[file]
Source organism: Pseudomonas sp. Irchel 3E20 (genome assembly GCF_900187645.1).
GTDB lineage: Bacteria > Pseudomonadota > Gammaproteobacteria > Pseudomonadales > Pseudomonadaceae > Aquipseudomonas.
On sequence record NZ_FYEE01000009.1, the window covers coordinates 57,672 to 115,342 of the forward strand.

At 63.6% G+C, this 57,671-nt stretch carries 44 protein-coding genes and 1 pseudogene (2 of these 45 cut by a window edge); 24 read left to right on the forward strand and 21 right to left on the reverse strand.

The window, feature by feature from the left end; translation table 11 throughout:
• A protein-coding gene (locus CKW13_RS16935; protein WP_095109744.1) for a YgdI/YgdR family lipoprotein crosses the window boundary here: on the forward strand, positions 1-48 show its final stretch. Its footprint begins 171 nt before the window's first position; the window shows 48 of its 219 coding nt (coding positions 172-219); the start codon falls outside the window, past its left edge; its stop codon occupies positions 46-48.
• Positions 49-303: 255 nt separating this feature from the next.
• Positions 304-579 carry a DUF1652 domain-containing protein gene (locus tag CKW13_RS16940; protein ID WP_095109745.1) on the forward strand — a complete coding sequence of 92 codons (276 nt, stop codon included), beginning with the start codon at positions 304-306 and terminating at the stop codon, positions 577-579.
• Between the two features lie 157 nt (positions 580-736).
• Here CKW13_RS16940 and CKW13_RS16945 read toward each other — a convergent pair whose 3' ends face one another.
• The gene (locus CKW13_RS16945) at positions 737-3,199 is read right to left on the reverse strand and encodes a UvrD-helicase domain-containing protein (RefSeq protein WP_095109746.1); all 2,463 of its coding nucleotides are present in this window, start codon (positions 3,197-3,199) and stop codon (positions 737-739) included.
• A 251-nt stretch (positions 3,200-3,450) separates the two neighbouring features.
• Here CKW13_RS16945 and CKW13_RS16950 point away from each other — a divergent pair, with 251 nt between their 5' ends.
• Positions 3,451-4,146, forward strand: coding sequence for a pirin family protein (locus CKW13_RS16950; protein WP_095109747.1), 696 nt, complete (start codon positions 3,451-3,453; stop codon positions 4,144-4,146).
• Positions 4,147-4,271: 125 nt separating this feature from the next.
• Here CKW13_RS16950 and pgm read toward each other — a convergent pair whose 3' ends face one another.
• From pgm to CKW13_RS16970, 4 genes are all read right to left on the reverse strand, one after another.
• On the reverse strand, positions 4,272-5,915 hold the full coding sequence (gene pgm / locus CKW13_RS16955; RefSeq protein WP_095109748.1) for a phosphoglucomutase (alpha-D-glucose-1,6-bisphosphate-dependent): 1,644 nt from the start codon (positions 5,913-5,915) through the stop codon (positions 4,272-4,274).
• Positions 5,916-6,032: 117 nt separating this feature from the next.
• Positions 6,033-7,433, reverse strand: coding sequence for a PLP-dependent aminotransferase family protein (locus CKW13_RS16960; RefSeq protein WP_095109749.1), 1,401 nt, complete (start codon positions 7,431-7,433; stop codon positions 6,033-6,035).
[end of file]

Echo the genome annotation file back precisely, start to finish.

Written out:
Source organism: Pseudomonas sp. Irchel 3E20 (genome assembly GCF_900187645.1).
GTDB lineage: Bacteria > Pseudomonadota > Gammaproteobacteria > Pseudomonadales > Pseudomonadaceae > Aquipseudomonas.
On sequence record NZ_FYEE01000009.1, the window covers coordinates 57,672 to 115,342 of the forward strand.

At 63.6% G+C, this 57,671-nt stretch carries 44 protein-coding genes and 1 pseudogene (2 of these 45 cut by a window edge); 24 read left to right on the forward strand and 21 right to left on the reverse strand.

The window, feature by feature from the left end; translation table 11 throughout:
• A protein-coding gene (locus CKW13_RS16935; protein WP_095109744.1) for a YgdI/YgdR family lipoprotein crosses the window boundary here: on the forward strand, positions 1-48 show its final stretch. Its footprint begins 171 nt before the window's first position; the window shows 48 of its 219 coding nt (coding positions 172-219); the start codon falls outside the window, past its left edge; its stop codon occupies positions 46-48.
• Positions 49-303: 255 nt separating this feature from the next.
• Positions 304-579 carry a DUF1652 domain-containing protein gene (locus tag CKW13_RS16940; protein ID WP_095109745.1) on the forward strand — a complete coding sequence of 92 codons (276 nt, stop codon included), beginning with the start codon at positions 304-306 and terminating at the stop codon, positions 577-579.
• Between the two features lie 157 nt (positions 580-736).
• Here CKW13_RS16940 and CKW13_RS16945 read toward each other — a convergent pair whose 3' ends face one another.
• The gene (locus CKW13_RS16945) at positions 737-3,199 is read right to left on the reverse strand and encodes a UvrD-helicase domain-containing protein (RefSeq protein WP_095109746.1); all 2,463 of its coding nucleotides are present in this window, start codon (positions 3,197-3,199) and stop codon (positions 737-739) included.
• A 251-nt stretch (positions 3,200-3,450) separates the two neighbouring features.
• Here CKW13_RS16945 and CKW13_RS16950 point away from each other — a divergent pair, with 251 nt between their 5' ends.
• Positions 3,451-4,146, forward strand: coding sequence for a pirin family protein (locus CKW13_RS16950; protein WP_095109747.1), 696 nt, complete (start codon positions 3,451-3,453; stop codon positions 4,144-4,146).
• Positions 4,147-4,271: 125 nt separating this feature from the next.
• Here CKW13_RS16950 and pgm read toward each other — a convergent pair whose 3' ends face one another.
• From pgm to CKW13_RS16970, 4 genes are all read right to left on the reverse strand, one after another.
• On the reverse strand, positions 4,272-5,915 hold the full coding sequence (gene pgm / locus CKW13_RS16955; RefSeq protein WP_095109748.1) for a phosphoglucomutase (alpha-D-glucose-1,6-bisphosphate-dependent): 1,644 nt from the start codon (positions 5,913-5,915) through the stop codon (positions 4,272-4,274).
• Positions 5,916-6,032: 117 nt separating this feature from the next.
• Positions 6,033-7,433, reverse strand: coding sequence for a PLP-dependent aminotransferase family protein (locus CKW13_RS16960; RefSeq protein WP_095109749.1), 1,401 nt, complete (start codon positions 7,431-7,433; stop codon positions 6,033-6,035).